• My smart kitchen: the good, the bad, and the future — The Verge
    • How bad business broke the smart home — The Verge
    • The smart home is finally getting out of your phone and into your home — The Verge


    Credits:

    Decoder is a production of The Verge, and part of the Vox Media Podcast Network.

    Today’s episode was produced by Kate Cox and Nick Statt and was edited by Callie Wright. Our supervising producer is Liam James.

    The Decoder music is by Breakmaster Cylinder. 


    Learn more about your ad choices. Visit podcastchoices.com/adchoices

    9 May 2024, 9:00 am
  • 1 hour 4 minutes
    Polestar CEO Thomas Ingenlath on life after Volvo and weathering the EV slowdown

    Today, I’m talking with Polestar CEO Thomas Ingenlath, whom I first interviewed on the show back in 2021. Those were heady days — especially for upstart EV companies like Polestar, which all seemed poised to capture what felt like infinite demand for electric cars. Now, in 2024, the market looks a lot different, and so does Polestar, which is no longer majority-owned by Volvo. Instead, Volvo is now a more independent sister company, and both Volvo and Polestar fall under Chinese parent company Geely.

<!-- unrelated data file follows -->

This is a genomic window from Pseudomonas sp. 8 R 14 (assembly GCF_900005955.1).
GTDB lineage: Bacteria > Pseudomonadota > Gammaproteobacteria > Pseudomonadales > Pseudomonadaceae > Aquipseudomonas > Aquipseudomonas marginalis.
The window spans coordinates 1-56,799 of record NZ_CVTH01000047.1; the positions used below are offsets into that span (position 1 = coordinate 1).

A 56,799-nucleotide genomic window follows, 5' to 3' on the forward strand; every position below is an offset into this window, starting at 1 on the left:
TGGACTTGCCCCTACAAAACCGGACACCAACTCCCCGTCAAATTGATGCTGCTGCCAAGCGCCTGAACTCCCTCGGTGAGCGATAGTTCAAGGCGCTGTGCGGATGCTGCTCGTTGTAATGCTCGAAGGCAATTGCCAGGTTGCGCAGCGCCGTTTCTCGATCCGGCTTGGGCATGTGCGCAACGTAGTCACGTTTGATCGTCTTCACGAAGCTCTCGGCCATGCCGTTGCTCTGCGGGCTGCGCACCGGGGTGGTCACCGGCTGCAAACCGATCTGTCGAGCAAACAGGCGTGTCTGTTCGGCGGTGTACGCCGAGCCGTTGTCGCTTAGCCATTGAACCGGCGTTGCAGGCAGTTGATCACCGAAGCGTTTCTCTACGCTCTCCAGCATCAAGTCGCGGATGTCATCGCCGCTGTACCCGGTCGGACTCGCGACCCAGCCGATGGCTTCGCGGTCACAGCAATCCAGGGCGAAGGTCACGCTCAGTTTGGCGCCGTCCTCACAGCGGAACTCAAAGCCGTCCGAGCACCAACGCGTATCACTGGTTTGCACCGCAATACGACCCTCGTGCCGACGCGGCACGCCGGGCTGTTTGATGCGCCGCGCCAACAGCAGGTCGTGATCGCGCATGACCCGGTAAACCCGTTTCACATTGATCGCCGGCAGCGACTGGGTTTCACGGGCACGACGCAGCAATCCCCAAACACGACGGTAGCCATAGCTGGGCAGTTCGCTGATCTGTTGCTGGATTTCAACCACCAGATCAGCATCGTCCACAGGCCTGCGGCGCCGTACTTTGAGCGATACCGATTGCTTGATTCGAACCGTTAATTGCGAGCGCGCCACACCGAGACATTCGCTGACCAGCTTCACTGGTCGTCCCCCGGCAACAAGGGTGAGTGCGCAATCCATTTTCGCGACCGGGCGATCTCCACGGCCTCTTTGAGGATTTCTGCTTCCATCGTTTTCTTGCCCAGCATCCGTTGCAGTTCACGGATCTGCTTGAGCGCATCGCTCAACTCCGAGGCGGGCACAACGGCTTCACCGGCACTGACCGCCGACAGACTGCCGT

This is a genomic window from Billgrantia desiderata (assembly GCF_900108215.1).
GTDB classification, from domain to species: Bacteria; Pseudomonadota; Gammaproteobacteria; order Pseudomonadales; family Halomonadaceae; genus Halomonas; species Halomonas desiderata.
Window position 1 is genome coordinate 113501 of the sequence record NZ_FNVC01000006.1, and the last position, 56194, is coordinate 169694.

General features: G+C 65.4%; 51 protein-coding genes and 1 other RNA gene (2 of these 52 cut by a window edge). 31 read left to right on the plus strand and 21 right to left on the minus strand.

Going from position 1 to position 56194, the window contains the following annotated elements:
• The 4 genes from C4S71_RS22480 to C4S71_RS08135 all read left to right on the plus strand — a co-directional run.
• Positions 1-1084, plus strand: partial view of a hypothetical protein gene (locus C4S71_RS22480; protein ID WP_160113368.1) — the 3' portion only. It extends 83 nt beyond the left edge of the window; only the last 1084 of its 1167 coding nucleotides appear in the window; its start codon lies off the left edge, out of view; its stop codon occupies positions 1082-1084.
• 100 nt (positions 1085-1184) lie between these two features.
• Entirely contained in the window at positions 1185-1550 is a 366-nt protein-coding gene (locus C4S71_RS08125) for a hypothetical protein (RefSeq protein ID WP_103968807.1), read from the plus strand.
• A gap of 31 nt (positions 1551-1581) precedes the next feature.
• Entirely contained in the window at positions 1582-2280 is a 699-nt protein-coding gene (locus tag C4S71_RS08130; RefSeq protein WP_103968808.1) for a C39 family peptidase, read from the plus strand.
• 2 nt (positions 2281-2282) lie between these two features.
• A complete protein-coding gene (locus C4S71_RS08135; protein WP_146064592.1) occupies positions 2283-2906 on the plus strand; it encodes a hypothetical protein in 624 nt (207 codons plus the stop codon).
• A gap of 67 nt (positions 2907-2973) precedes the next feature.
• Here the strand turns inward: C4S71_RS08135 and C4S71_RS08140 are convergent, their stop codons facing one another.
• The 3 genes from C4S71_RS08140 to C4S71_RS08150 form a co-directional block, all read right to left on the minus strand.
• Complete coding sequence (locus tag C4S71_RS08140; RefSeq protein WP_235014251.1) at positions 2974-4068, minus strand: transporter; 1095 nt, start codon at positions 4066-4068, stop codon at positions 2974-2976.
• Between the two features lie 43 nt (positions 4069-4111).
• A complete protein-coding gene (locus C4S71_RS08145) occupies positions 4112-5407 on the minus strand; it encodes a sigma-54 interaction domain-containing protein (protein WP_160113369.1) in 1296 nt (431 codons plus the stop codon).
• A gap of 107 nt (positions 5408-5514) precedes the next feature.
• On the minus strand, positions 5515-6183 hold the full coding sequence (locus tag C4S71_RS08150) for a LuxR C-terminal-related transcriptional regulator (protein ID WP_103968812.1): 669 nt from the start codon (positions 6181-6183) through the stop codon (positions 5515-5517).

You know I love a structure shuffle, so Thomas and I really got into it: what does it mean for Volvo to have stepped back, and how much can Polestar take from Geely’s various platforms while still remaining distinct from the other brands in the portfolio? We also talked about the upcoming Polestar 3 SUV and Polestar 4 crossover, and I asked Thomas what he thinks of the Cybertruck.


    Links: 

    • Can Polestar design a new kind of car company? — Decoder
    • The Polestar 3 isn’t out yet, and it’s already getting a big price cut — The Verge
    • The Polestar 4 gets an official price ahead of its debut — The Verge
    • Polestar makes the rear window obsolete with its new crossover coupe — The Verge
    • Volvo and Polestar drift a little farther apart — The Verge
    • Polestar gets a nearly $1 billion lifeline — The Verge
    • Car-tech breakup fever is heating up — The Verge